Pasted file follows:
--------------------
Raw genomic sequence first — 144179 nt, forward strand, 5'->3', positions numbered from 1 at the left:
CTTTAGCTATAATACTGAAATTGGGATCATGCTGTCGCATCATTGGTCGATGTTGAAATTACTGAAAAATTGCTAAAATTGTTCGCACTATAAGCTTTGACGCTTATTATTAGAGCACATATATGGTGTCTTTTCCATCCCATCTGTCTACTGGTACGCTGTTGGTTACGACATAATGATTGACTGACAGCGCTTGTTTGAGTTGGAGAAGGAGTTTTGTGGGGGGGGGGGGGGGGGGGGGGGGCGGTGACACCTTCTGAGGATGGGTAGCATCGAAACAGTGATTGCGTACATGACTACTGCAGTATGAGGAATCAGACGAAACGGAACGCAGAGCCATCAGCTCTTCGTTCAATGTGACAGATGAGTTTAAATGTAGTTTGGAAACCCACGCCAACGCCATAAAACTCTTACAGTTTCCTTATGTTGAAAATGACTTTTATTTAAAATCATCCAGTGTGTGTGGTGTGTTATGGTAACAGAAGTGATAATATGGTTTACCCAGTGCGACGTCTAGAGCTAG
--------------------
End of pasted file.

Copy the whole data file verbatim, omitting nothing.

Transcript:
Raw genomic sequence first — 144179 nt, forward strand, 5'->3', positions numbered from 1 at the left:
CTTTAGCTATAATACTGAAATTGGGATCATGCTGTCGCATCATTGGTCGATGTTGAAATTACTGAAAAATTGCTAAAATTGTTCGCACTATAAGCTTTGACGCTTATTATTAGAGCACATATATGGTGTCTTTTCCATCCCATCTGTCTACTGGTACGCTGTTGGTTACGACATAATGATTGACTGACAGCGCTTGTTTGAGTTGGAGAAGGAGTTTTGTGGGGGGGGGGGGGGGGGGGGGGGGCGGTGACACCTTCTGAGGATGGGTAGCATCGAAACAGTGATTGCGTACATGACTACTGCAGTATGAGGAATCAGACGAAACGGAACGCAGAGCCATCAGCTCTTCGTTCAATGTGACAGATGAGTTTAAATGTAGTTTGGAAACCCACGCCAACGCCATAAAACTCTTACAGTTTCCTTATGTTGAAAATGACTTTTATTTAAAATCATCCAGTGTGTGTGGTGTGTTATGGTAACAGAAGTGATAATATGGTTTACCCAGTGCGACGTCTAGAGCTAG